Many weightlifters find that only with calisthenics can they achieve the kind of defined appearance they are after.

Is Calisthenics Better Than The Gym?

It depends on what your goals are and what you’re doing at the gym.

Are you going to a gym with a swimming pool and using it?

Swimming is one of the few exercises that engages as many muscle groups as calisthenics at the same time and gives you an excellent cardio workout to boot.

It’s pretty much the only gym exercise that beats calisthenics on its own.

Are you going to the gym for cardio?

A treadmill, elliptical, or stationary bike will all provide good cardio exercise.

They will also help you build some muscle.

Of the three, the treadmill requires the most effort since you have to keep up with its pace and it’s working against you, instead of with you like an elliptical or a bike.

But you still won’t build as much muscle, or get as toned, as you will with calisthenics.

You will, however, burn more calories if you are working at a moderate to intense pace.

So, if weight loss is your main goal, some gym time can be beneficial.

Though, you will need to add in weights or calisthenics for a fully-rounded routine.

Are you going to the gym to lift?

If your goal is to develop big muscles, lifting weights is the most direct path, so going to the gym is better than doing calisthenics.

But weightlifting alone is not a path to good health.

As far as calorie-burn, toning, muscle definition, and overall health, calisthenics is the superior exercise.

Calisthenics For Beginners At Home

When you first start calisthenics, there’s no need to get fancy.

Many calisthenics moves are surprisingly simple.

Starting with the simplest moves that are easy for you to perform, but still help you build strength will make it easier to stick with your routine once the exercise get a bit more difficult.

Here are five starting calisthenics moves we like for beginners:

Calisthenics Exercise #1: Sit-to-Stand

Why we like it for beginners: It doesn’t get any simpler than this. You are literally just standing up.

But the sit-to-stand exercise gives you a much better understanding of the calisthenics you do throughout a given day that you could easily build upon and turn into mini-workouts.

We really like the way Doug from Eldergym Fitness for Seniors describes and demonstrates the movement.

(Yes, this video is aimed at seniors, but this is a good exercise for anyone who needs to work on their lower body strength.)

My favorite exercise

Calisthenics Exercise #2: Single-Leg Stand

one leg stand

Why we like it for beginners: As simple as the sit-to-stand exercise, the single-leg stand won’t be as easy for many people to do.

It is simply standing and balancing on one leg, but is a good way to discover just how strong your legs actually are individually when they are not part of a set.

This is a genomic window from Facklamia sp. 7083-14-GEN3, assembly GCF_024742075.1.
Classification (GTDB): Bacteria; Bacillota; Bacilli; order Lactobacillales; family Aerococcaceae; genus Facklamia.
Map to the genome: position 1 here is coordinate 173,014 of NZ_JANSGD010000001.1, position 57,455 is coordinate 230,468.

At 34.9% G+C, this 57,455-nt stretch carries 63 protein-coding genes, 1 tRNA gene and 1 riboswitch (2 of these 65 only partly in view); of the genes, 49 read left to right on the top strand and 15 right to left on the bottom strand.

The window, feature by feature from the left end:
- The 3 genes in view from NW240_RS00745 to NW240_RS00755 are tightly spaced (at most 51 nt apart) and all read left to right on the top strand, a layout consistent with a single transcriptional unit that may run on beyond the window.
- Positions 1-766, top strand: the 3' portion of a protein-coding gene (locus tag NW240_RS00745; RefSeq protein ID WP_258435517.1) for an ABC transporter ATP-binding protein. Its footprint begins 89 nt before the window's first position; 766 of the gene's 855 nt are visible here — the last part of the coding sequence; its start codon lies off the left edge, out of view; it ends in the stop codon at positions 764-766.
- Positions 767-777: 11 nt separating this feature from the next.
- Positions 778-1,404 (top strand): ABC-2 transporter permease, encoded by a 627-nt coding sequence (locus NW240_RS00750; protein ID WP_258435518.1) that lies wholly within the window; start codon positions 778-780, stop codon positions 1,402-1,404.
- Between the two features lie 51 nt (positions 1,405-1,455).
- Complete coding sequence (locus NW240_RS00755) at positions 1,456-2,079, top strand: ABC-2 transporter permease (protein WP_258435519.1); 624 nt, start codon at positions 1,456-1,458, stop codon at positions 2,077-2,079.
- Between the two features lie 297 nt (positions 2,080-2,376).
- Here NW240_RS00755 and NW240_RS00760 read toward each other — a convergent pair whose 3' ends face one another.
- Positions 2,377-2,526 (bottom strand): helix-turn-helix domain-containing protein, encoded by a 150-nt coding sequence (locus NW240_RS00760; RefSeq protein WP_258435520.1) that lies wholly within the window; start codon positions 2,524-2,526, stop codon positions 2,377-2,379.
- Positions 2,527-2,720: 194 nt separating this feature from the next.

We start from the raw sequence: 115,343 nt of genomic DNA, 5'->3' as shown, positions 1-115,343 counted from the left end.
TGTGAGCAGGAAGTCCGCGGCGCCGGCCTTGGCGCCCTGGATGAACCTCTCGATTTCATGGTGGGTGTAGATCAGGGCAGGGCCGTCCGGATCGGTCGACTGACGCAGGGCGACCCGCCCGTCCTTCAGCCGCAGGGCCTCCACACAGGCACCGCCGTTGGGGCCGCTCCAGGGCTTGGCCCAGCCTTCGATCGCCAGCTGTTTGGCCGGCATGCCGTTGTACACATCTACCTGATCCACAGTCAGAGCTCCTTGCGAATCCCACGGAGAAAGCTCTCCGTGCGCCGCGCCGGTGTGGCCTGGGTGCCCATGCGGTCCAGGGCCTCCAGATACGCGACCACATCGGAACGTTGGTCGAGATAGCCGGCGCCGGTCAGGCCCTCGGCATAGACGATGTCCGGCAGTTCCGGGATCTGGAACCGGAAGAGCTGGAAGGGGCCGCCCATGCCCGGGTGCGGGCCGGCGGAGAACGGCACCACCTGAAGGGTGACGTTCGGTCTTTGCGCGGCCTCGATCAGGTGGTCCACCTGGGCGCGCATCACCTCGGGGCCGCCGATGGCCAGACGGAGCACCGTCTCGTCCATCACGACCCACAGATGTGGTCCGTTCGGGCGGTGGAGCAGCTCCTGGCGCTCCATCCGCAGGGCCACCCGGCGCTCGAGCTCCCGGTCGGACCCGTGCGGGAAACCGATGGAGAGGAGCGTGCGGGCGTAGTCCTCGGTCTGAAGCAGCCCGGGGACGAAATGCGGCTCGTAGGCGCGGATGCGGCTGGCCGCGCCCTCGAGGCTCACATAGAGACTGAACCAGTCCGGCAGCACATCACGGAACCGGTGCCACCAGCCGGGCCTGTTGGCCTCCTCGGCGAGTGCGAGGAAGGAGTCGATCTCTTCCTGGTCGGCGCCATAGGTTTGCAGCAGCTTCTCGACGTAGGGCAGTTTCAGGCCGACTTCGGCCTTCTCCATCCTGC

This move will mostly help improve your balance, but you will be supporting all of your weight on one leg instead of two, so it does help build strength as well.

Calisthenics Exercise #3: Arm Circles

arm circles

Why we like it for beginners: Arm circles is one of those calisthenics exercises that barely feels like you’re doing anything at all, but is actually a stellar toner.

This simple circular movement builds muscle in your biceps, triceps, and shoulders.

And when you feel the effects the next day, you’ll realize even the simplest moves can be very effective.

Calisthenics Exercise #4: Squats


Why we like it for beginners: Squats are one of the most beneficial calisthenics exercises overall when it comes to building strength. They engage your entire lower body as well as your core.

They can be a bit challenging if you have poor balance or weak lower body strength.

(Just be careful. If you’re not used to the movement, it can be easy to lose your balance. But the good news is, you only have to squat as far as you feel comfortable.)

When you get to squats, you will really start to feel the work involved in calisthenics and that your bodyweight actually does provide incredibly good resistance during specific movements.

Calisthenics Exercise #5: Push-ups


Why we like it for beginners: The only beginner exercise we’ve included that not everyone will be able to do (at least to some degree), push-ups are one of the simplest, most effective calisthenics for building upper body strength and endurance.

Attempting a push-up will give you a good idea of your starting point when it comes to upper body strength. (Don’t worry. There are plenty of people who can’t even do one.)

If you can’t do it on your hands and toes, push-ups are also one of the easiest exercises to modify to your own ability.

Everyday Calisthenics

To some degree, you already do calisthenics every day.

Each time you get up from a chair or walk up the stairs, you are working against gravity.

Do multiple reps of these things, or combine several of them together, and, just like that, it becomes an actual workout.

And since calisthenics is a workout that requires no equipment except for your own body, it’s one of the easiest exercise systems to carry with you anywhere and fit into those small breaks in your day-to-day life.

Looking for some inspiration for your calisthenics workouts? Check out Calisthenics Quotes for Inspiration.

Want your calisthenics content with some yuks? Check out Calisthenics Puns.